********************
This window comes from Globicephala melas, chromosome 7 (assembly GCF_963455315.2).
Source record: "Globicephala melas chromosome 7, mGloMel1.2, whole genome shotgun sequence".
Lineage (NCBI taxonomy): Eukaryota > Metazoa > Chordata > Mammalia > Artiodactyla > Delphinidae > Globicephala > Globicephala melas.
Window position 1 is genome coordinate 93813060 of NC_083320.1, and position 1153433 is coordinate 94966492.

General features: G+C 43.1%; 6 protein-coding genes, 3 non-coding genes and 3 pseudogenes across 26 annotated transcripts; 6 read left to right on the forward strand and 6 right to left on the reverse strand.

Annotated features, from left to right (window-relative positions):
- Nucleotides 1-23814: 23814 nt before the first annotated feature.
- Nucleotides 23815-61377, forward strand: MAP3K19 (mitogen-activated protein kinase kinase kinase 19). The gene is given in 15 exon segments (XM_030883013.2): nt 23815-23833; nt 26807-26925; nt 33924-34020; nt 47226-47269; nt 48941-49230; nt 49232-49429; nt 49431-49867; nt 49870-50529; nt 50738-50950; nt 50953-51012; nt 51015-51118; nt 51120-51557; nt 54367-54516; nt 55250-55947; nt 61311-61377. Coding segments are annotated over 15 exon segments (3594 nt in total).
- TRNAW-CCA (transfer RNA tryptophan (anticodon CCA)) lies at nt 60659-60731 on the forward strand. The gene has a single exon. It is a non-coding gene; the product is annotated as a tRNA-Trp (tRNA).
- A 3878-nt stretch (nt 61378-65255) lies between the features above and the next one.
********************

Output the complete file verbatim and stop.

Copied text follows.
This window comes from Globicephala melas, chromosome 7 (assembly GCF_963455315.2).
Source record: "Globicephala melas chromosome 7, mGloMel1.2, whole genome shotgun sequence".
Lineage (NCBI taxonomy): Eukaryota > Metazoa > Chordata > Mammalia > Artiodactyla > Delphinidae > Globicephala > Globicephala melas.
Window position 1 is genome coordinate 93813060 of NC_083320.1, and position 1153433 is coordinate 94966492.

General features: G+C 43.1%; 6 protein-coding genes, 3 non-coding genes and 3 pseudogenes across 26 annotated transcripts; 6 read left to right on the forward strand and 6 right to left on the reverse strand.

Annotated features, from left to right (window-relative positions):
- Nucleotides 1-23814: 23814 nt before the first annotated feature.
- Nucleotides 23815-61377, forward strand: MAP3K19 (mitogen-activated protein kinase kinase kinase 19). The gene is given in 15 exon segments (XM_030883013.2): nt 23815-23833; nt 26807-26925; nt 33924-34020; nt 47226-47269; nt 48941-49230; nt 49232-49429; nt 49431-49867; nt 49870-50529; nt 50738-50950; nt 50953-51012; nt 51015-51118; nt 51120-51557; nt 54367-54516; nt 55250-55947; nt 61311-61377. Coding segments are annotated over 15 exon segments (3594 nt in total).
- TRNAW-CCA (transfer RNA tryptophan (anticodon CCA)) lies at nt 60659-60731 on the forward strand. The gene has a single exon. It is a non-coding gene; the product is annotated as a tRNA-Trp (tRNA).
- A 3878-nt stretch (nt 61378-65255) lies between the features above and the next one.